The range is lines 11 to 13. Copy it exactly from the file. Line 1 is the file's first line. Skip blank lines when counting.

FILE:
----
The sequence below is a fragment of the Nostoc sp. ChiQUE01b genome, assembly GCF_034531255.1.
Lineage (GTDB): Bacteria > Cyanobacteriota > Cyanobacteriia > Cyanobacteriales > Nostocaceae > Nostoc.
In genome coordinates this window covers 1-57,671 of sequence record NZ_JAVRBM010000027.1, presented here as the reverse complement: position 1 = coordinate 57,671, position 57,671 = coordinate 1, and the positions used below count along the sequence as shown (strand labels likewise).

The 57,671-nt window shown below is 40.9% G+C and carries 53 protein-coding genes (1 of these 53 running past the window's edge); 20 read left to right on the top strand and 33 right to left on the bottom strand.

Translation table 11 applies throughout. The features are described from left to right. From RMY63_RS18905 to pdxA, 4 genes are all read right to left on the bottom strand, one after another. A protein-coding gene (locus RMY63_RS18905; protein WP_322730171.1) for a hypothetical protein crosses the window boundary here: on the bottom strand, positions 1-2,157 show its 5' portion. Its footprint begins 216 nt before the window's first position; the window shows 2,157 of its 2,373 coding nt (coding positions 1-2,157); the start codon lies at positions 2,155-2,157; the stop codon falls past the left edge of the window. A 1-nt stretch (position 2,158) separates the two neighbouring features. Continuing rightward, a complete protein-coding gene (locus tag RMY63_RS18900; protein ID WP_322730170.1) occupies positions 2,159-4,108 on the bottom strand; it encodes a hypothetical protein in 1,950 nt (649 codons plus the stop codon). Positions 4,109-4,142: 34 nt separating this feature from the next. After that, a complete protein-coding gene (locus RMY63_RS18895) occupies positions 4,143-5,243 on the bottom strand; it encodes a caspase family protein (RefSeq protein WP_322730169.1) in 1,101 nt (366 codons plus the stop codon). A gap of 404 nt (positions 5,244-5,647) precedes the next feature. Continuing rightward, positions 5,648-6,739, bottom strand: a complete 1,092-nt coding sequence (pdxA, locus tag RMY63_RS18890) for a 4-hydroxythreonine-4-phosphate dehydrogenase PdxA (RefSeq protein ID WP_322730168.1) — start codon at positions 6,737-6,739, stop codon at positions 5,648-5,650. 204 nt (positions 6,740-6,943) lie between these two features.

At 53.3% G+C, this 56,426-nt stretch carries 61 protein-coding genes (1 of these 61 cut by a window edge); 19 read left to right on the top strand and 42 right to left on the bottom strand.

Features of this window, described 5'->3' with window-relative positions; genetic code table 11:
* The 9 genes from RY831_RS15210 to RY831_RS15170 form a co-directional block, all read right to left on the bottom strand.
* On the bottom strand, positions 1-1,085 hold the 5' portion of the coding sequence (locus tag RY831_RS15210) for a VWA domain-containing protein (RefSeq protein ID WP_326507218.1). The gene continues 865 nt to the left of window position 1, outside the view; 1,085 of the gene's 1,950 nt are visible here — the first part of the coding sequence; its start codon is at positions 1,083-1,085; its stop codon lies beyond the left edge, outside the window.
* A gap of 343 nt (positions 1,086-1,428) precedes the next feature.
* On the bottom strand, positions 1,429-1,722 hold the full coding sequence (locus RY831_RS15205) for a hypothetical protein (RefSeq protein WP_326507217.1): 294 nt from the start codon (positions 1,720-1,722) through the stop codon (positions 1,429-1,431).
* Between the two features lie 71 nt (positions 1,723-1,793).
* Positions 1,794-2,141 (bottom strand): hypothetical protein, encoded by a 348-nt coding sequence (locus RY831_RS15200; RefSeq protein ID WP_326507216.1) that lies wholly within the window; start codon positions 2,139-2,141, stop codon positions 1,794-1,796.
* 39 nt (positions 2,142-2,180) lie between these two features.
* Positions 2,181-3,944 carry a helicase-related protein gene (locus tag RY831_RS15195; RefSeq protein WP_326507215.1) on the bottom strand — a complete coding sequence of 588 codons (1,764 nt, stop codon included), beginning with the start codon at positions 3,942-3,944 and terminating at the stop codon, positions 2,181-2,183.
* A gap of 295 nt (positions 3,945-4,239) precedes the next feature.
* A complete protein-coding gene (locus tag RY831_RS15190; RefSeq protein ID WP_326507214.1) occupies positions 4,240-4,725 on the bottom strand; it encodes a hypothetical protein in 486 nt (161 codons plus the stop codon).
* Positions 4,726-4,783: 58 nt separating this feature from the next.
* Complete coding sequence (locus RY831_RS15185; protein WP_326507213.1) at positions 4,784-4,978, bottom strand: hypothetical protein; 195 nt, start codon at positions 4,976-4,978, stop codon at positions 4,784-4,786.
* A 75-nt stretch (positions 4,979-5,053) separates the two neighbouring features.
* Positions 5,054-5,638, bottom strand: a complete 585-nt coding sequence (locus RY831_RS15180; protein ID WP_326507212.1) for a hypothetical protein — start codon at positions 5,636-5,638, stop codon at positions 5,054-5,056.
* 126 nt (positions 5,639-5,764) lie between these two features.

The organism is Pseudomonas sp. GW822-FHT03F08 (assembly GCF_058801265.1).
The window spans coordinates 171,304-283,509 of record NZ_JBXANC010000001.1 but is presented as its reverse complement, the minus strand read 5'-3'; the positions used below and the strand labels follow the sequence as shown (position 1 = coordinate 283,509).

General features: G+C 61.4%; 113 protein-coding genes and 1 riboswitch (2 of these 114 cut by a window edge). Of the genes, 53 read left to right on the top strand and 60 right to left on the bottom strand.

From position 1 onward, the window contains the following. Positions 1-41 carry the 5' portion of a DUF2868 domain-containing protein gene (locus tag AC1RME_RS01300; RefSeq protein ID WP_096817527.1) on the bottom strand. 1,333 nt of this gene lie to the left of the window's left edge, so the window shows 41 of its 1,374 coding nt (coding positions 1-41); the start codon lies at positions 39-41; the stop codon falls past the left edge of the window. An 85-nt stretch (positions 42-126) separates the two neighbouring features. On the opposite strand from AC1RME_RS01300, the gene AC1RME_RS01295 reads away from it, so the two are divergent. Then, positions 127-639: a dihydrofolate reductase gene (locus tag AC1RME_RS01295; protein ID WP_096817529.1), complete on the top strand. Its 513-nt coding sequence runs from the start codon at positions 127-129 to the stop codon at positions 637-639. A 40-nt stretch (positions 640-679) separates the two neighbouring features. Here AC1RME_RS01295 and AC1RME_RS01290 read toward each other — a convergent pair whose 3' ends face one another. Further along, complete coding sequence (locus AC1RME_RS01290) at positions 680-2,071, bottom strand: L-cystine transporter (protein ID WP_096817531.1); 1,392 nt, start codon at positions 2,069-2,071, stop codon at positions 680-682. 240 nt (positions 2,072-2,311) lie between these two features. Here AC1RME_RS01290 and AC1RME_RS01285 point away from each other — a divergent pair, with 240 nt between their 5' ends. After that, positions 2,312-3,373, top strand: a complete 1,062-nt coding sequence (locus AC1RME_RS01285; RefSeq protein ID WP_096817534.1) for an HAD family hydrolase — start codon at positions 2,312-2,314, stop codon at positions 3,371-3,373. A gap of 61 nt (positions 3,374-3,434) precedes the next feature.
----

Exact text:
* On the bottom strand, positions 1,429-1,722 hold the full coding sequence (locus RY831_RS15205) for a hypothetical protein (RefSeq protein WP_326507217.1): 294 nt from the start codon (positions 1,720-1,722) through the stop codon (positions 1,429-1,431).
* Between the two features lie 71 nt (positions 1,723-1,793).
* Positions 1,794-2,141 (bottom strand): hypothetical protein, encoded by a 348-nt coding sequence (locus RY831_RS15200; RefSeq protein ID WP_326507216.1) that lies wholly within the window; start codon positions 2,139-2,141, stop codon positions 1,794-1,796.